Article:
I nervously went to the bathroom to weigh myself, sighed, and went to the mirror.  Sighed again.  I have gained weight in grad school – normally not such a big deal to me – but today, the gulf between me today and the slightly more fit me that started 3 years ago seemed enormous.  And 15 or so lbs is not an f-ing big deal.  But I suddenly wanted to look at pictures of when I was 95 lbs, or 85lbs, or 78lbs, my lowest as a teenager- to remind myself of how unhealthy I looked.  And I remembered that I don’t have them.  There is a reason for this.  The reason is not because I looked sick, or because the images contain some sort of anorexia-relapse trigger.  The reason is because they freak me out: I simply was not even present in these photos.  My eyes were vacant.  I had checked out.  In these photos, I was not really looking at the person behind the camera, but at the future reflection of how “not enough” the picture would prove me to be.  And many women can spot this look – the shot where you’re trying to capture the best angle, your good side, where you’re terrified of what the picture will reveal, and are using sexuality and coy bravado to mask the feeling that you are NOTHING without them.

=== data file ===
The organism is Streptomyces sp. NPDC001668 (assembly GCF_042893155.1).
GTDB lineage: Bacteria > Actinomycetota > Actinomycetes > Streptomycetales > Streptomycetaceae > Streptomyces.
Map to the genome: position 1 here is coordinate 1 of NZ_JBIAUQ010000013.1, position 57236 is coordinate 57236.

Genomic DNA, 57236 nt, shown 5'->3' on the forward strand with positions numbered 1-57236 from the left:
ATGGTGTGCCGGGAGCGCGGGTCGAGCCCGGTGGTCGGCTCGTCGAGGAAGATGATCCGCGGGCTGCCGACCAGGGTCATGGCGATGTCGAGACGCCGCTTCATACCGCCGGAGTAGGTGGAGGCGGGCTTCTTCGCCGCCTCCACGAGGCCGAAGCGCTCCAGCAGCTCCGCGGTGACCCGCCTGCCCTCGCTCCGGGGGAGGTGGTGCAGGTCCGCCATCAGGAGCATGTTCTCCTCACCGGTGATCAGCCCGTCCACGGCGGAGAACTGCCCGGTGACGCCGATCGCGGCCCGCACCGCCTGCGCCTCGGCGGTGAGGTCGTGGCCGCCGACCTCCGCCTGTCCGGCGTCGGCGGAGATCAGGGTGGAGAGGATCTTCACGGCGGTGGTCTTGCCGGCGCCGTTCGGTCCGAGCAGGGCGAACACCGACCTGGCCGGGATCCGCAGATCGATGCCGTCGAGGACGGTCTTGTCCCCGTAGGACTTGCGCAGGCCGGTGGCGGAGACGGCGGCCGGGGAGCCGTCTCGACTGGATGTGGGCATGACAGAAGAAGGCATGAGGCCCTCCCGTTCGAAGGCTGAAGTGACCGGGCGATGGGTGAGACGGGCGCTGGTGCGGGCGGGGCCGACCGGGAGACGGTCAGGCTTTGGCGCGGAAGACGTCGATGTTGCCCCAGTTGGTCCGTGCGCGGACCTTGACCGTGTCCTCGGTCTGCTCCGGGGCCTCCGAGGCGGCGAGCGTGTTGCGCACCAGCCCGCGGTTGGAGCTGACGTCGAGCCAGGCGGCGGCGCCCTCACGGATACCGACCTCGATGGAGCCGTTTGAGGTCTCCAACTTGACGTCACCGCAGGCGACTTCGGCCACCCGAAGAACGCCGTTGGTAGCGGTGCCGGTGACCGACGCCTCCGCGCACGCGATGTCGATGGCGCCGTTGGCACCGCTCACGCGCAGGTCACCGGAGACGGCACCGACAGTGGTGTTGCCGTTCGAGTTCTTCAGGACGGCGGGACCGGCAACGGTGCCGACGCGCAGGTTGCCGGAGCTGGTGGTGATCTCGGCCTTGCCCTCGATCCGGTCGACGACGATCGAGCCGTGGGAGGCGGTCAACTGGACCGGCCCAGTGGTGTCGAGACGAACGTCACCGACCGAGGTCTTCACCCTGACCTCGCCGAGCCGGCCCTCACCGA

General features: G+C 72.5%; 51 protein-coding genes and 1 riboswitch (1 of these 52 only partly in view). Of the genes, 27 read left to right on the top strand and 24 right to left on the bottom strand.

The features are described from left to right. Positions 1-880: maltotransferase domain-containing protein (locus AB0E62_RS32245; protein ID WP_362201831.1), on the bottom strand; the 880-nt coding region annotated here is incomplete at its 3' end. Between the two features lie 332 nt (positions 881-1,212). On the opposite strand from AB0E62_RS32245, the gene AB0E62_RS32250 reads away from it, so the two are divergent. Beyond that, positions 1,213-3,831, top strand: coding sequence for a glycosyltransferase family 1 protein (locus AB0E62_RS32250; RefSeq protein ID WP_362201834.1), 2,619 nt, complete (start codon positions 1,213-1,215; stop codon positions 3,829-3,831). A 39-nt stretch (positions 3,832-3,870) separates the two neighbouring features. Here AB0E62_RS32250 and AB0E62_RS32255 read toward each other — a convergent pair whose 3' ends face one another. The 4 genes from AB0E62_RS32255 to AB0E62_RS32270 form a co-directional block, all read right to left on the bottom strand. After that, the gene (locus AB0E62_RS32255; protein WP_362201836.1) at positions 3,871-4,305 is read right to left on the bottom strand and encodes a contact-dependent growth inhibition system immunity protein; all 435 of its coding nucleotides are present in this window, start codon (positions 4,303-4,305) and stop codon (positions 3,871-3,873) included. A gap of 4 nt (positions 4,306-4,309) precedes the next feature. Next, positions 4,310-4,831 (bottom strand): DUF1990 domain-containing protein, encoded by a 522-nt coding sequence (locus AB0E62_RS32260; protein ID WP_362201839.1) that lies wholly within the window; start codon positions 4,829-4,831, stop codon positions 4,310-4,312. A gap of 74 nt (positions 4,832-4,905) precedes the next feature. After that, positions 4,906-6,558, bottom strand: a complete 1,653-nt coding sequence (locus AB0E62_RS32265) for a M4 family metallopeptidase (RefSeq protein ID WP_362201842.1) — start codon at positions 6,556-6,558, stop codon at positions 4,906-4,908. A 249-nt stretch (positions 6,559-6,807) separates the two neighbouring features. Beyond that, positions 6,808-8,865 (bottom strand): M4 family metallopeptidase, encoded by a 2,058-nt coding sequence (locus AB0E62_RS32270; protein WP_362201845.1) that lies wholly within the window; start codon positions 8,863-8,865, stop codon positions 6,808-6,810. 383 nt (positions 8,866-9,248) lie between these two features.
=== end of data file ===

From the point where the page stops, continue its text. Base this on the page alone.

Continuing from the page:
My first instinct was to look into the future to where I could lose some of this excess, grad school weight.  And then I paused.  I am now in a role of peer mental health coordinator – a position where I will be working closely with many young people whose very culture dictates that they give a shit about how much they weigh.  They are already in the thick of it.  If I lose weight in front of their eyes, particularly if I dip below what I have come to see as my own average, what message am I sending?  I am not meant to be 95 lbs.  Not at all.  And I do not have the excuse of having Hollywood producers breathing down my neck.  All of us are role models.  All of us are examples for each other.  Social learning allows for a spread of both revolutionary ideas, and of subtle, silent oppression.  Every woman who ever lost weight told me they did it the healthy way, that they did it for their health, and for themselves.  Bullshit.  We do it because “health” has become synonymous with an impossible standard of physical fitness, with the Victorian belief that self-control makes us somehow stronger and higher status human beings.  There are sooo many problems with this notion.  One: it is often centered around doing what is socially desirable, and with the homogenous, tall, thin, large-breasted, big-eyed, toned bodies looking back at us from the check-out counter, alongside the high calorie, high fat, guilt-inducing snack foods.  In this social system, we are set up for failure.  Well, I have literally just decided that I would rather fail.  I would much rather fail at being a thin person who naturally isn’t so much, than be one of those who convinces themselves that their countless hours at the gym makes them a better person, that it gives them more control.  Well, what are you controlling, I ask?  Or rather, who’s standard of beauty is controlling you?  Don’t get me wrong, as described above, I have by no means overcome the societal systems I live inside.  I am not trying to say that I am somehow stronger for being able to sometimes not give a shit.  Some days, I do care.  Some days, I feel like my hairy legs and my fleshy body make me an avid feminist, and sometimes, I wonder if people might like me more, if I might have more social and work success if I looked more like the ideal.  This is a question I want to raise to everyone out there: Roughly what is the percentage of self-care that you practice that actually involves self-compassion, and what is the percentage that seems more like a punishment in disguise.  I’m not knocking being healthy.  I’m not saying that in order to be role models, we all have to be perfect according to some other standard of being unaffected by culture or personal mental health issues. I’m just trying to lead myself and others to question the sneaky ulterior motive of the notion of watching your weight in the service of “your health”.